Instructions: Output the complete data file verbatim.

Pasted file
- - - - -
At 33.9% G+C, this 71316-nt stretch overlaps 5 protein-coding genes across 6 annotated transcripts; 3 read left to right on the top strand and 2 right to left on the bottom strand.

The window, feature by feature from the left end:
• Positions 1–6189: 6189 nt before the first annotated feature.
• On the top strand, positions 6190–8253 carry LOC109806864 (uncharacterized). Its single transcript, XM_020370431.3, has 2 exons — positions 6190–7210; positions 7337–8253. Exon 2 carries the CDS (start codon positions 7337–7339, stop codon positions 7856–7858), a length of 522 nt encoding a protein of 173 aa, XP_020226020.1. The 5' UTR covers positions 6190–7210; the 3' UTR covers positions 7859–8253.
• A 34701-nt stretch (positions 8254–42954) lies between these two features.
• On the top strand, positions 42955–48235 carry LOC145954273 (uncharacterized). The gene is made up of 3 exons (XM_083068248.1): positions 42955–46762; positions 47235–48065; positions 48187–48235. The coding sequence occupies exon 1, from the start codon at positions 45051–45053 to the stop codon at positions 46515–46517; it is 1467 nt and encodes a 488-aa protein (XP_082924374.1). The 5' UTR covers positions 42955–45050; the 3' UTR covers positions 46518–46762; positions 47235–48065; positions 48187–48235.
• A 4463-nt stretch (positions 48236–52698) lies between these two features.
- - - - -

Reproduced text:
At 33.9% G+C, this 71316-nt stretch overlaps 5 protein-coding genes across 6 annotated transcripts; 3 read left to right on the top strand and 2 right to left on the bottom strand.

The window, feature by feature from the left end:
• Positions 1–6189: 6189 nt before the first annotated feature.
• On the top strand, positions 6190–8253 carry LOC109806864 (uncharacterized). Its single transcript, XM_020370431.3, has 2 exons — positions 6190–7210; positions 7337–8253. Exon 2 carries the CDS (start codon positions 7337–7339, stop codon positions 7856–7858), a length of 522 nt encoding a protein of 173 aa, XP_020226020.1. The 5' UTR covers positions 6190–7210; the 3' UTR covers positions 7859–8253.
• A 34701-nt stretch (positions 8254–42954) lies between these two features.
• On the top strand, positions 42955–48235 carry LOC145954273 (uncharacterized). The gene is made up of 3 exons (XM_083068248.1): positions 42955–46762; positions 47235–48065; positions 48187–48235. The coding sequence occupies exon 1, from the start codon at positions 45051–45053 to the stop codon at positions 46515–46517; it is 1467 nt and encodes a 488-aa protein (XP_082924374.1). The 5' UTR covers positions 42955–45050; the 3' UTR covers positions 46518–46762; positions 47235–48065; positions 48187–48235.
• A 4463-nt stretch (positions 48236–52698) lies between these two features.